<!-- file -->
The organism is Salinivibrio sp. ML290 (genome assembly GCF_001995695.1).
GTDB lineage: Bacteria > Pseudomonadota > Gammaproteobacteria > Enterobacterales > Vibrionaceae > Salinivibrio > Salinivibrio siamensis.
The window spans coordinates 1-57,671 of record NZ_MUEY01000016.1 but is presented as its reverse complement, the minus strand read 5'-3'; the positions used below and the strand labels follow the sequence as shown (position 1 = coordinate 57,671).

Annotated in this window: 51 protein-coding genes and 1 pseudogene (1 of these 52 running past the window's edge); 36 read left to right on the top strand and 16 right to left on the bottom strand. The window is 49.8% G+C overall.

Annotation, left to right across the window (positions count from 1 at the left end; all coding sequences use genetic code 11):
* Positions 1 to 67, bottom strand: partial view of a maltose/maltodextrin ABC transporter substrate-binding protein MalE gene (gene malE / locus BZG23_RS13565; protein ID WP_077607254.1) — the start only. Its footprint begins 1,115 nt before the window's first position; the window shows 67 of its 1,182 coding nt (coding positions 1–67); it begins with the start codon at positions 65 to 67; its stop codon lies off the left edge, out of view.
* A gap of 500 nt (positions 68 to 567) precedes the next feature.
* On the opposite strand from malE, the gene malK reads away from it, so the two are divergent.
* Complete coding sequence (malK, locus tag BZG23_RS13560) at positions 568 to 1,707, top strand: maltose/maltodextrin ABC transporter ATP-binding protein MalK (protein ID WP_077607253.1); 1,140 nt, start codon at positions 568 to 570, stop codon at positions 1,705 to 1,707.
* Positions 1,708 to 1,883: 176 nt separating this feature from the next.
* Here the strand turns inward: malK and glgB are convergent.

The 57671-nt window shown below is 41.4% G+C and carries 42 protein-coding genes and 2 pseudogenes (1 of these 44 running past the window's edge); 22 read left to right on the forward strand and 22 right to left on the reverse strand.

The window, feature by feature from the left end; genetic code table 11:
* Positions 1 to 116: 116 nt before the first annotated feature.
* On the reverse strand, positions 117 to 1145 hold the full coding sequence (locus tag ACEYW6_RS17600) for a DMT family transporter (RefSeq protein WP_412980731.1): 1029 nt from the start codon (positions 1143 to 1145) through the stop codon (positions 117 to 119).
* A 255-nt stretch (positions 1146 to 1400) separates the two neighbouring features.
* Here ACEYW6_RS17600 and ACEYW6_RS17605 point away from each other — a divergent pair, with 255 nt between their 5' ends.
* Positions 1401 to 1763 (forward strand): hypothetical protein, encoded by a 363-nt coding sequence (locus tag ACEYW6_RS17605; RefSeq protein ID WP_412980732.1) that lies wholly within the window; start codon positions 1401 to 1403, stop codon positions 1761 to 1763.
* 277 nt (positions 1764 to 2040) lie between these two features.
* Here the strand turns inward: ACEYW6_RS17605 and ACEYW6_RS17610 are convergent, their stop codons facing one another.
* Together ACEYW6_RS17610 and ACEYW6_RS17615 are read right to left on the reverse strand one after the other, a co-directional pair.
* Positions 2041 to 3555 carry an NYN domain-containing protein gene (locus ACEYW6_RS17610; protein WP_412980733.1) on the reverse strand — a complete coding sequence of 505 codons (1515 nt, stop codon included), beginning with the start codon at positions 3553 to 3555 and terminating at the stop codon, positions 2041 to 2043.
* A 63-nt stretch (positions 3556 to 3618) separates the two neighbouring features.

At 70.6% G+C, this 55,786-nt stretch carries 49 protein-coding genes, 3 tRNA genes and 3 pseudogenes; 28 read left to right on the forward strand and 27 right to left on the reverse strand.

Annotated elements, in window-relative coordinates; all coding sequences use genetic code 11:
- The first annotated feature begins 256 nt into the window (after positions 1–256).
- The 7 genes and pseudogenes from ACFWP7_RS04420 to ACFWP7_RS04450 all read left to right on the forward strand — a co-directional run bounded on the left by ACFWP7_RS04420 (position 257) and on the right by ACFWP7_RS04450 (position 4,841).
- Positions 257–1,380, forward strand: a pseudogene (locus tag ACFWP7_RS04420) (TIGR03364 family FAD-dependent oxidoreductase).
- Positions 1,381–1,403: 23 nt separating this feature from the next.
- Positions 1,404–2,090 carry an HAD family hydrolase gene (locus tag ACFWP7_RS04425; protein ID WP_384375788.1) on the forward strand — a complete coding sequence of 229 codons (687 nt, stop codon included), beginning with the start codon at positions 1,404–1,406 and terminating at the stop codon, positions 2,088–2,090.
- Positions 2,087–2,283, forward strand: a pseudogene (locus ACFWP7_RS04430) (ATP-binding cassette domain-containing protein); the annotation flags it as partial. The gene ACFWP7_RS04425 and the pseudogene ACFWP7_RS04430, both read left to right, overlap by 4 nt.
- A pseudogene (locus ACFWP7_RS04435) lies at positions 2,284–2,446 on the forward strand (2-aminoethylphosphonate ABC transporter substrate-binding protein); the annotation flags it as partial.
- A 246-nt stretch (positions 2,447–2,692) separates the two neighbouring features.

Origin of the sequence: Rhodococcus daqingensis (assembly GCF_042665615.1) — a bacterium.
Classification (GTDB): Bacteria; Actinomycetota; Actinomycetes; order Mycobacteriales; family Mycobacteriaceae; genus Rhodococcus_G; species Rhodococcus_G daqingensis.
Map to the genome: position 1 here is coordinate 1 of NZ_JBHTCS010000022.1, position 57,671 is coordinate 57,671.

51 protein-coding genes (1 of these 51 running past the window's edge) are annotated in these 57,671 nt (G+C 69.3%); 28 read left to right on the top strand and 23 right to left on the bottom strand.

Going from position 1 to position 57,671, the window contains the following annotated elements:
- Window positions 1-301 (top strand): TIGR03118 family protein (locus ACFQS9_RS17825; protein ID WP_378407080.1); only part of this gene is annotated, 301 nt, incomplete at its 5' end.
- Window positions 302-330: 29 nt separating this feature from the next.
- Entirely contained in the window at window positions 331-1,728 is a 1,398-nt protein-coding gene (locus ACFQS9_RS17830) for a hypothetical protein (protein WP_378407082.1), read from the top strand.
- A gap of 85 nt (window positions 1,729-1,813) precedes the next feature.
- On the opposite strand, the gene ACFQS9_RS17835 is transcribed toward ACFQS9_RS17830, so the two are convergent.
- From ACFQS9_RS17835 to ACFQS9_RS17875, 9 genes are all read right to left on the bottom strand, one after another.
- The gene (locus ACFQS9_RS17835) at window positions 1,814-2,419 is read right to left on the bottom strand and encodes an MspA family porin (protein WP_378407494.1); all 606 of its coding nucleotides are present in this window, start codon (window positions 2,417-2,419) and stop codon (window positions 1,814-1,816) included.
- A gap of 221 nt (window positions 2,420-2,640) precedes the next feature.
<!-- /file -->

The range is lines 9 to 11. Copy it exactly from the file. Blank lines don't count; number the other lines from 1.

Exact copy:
* Complete coding sequence (malK, locus tag BZG23_RS13560) at positions 568 to 1,707, top strand: maltose/maltodextrin ABC transporter ATP-binding protein MalK (protein ID WP_077607253.1); 1,140 nt, start codon at positions 568 to 570, stop codon at positions 1,705 to 1,707.
* Positions 1,708 to 1,883: 176 nt separating this feature from the next.
* Here the strand turns inward: malK and glgB are convergent.